I was sitting in my criminal law class during my first semester of Harvard Law School when I was introduced to the concept of felony murder.
“You can be found guilty of murder without actually killing anyone,” I remember my professor beginning her discussion.
The felony murder doctrine expands the conventional scope of murder. Felony murder applies when someone commits a certain kind of felony (typically those categorized as “inherently dangerous”) and someone else dies in the course of that felony. If so, any offender involved in the felony can face murder charges. It generally does not matter if the death was accidental or if the offender did not even do the actual killing.
One illustrative example is often presented to law students: Imagine two people, Amy and Bob, have agreed to rob a liquor store. Amy will be the getaway driver and park outside the store while Bob goes inside to demand the money. Bob is using a BB gun instead of a real firearm and promises Amy that he has no intention of harming anyone inside. But, during the commission of the robbery, the elderly store owner is so frightened by Bob that he suffers a heart attack and dies. Both Amy and Bob can face murder charges.
Real-world defendants have been charged with murder under similar fact patterns. In 1982, a man was convicted of murder after the owner of the home he was burglarizing died of a heart attack. In 2018, a getaway driver was convicted of murder charges after her three accomplices to a home burglary were shot and killed by the homeowner. To implicate felony murder, the requisite death need not be from a victim; any death can suffice. The woman was ultimately convicted of the murders of all three of her accomplices.
The felony doctrine is one of the most widely criticized features of American criminal law. For decades, significant activism has targeted the repeal of these laws. Legal scholars have routinely urged their abolition, while prominent media outlets consistently excoriate the laws as unjust. Organizations such as the The Felony Murder Elimination Project highlight the unfair impact on young minority populations. Indeed, data shows that African American and Hispanic first-time offenders comprise the overwhelming majority of defendants affected by these laws. Petitions have been signed and legislation has been passed in an effort to scale back felony murder laws. Most recently, California passed a new law in 2018, spearheaded by a Democratic Senator from Berkeley, that severely limited the reach of its felony murder rule.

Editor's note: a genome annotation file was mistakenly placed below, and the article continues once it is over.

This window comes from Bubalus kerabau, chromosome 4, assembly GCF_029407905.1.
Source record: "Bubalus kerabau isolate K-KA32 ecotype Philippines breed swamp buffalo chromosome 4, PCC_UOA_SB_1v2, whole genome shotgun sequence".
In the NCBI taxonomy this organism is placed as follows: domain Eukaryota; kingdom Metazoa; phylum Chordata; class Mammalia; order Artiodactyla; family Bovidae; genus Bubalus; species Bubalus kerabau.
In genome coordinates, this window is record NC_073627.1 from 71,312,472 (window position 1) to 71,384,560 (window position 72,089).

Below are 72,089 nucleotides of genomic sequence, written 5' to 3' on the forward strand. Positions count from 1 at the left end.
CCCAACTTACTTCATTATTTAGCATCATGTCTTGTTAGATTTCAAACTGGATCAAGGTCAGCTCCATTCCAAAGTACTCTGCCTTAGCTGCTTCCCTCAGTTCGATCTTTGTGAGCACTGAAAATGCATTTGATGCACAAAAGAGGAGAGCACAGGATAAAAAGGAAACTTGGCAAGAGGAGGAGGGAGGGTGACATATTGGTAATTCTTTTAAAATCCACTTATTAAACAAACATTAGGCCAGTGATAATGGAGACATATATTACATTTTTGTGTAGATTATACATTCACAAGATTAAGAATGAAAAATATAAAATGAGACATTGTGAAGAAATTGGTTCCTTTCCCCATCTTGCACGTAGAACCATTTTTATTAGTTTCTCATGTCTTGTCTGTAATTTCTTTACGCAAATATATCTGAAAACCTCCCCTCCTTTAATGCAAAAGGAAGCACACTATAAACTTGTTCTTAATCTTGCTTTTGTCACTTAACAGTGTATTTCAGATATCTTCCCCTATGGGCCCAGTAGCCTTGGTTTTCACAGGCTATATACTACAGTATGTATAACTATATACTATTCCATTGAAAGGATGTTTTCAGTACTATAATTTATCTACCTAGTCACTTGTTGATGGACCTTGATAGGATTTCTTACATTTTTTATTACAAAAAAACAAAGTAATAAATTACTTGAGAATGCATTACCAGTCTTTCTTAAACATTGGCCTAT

Today, the United States is the only country in the world that follows the felony murder doctrine, with 44 states still including such laws in their legal codes.
Minnesota is one of those states.
On Tuesday, the nation held its collective breath as Derek Chauvin was found guilty of all charges, including the highest charge: second-degree murder. Importantly, the second-degree murder conviction was only achieved because, pursuant to Minnesota statute, felony murder qualifies as second-degree murder. In Chauvin’s case, prosecutors successfully argued that he was committing an aggravated assault against George Floyd (by placing his knee on his neck), which formed the predicate felony that resulted in a death.
Put another way, without the felony murder doctrine, the most severe penalty levied upon Chauvin would have never manifested.
Georgia is another state that practices felony murder. In connection with the shooting death of Ahmaud Arbery in Satilla Shores, Georgia in February 2020, the shooter, Travis Michael, and his father, Gregory McMichael, have been charged with murder. Under Georgia law, murder can be committed in only two ways, either with intent or via felony murder. As seen in the arrest warrants, the Michaels were specifically charged under the felony murder provision of the murder statute. This is likely for good reason. Proving intent here would have been a dicey bet when faced with a rural and largely conservative jury. Right or wrong, the defense at trial would have vigorously argued that the actual intention of the McMichael's was to stop Arbery and effect a citizen’s arrest—not to kill him. Without felony murder, murder charges against the Michaels would have likely never materialized (leaving only the lesser manslaughter as an option).
A subtle—but noticeable—shift has thus recently emerged. Felony murder, typically derided by progressive thinkers as racially biased and unjust, has become the justice system’s mightiest sword in prosecuting the killers of two unarmed Black men. Those in the legal field should pause to ponder the effect of using this “bad law” for good. By promoting its use in some instances, particularly those in the public spotlight, are we not condoning its application in the future?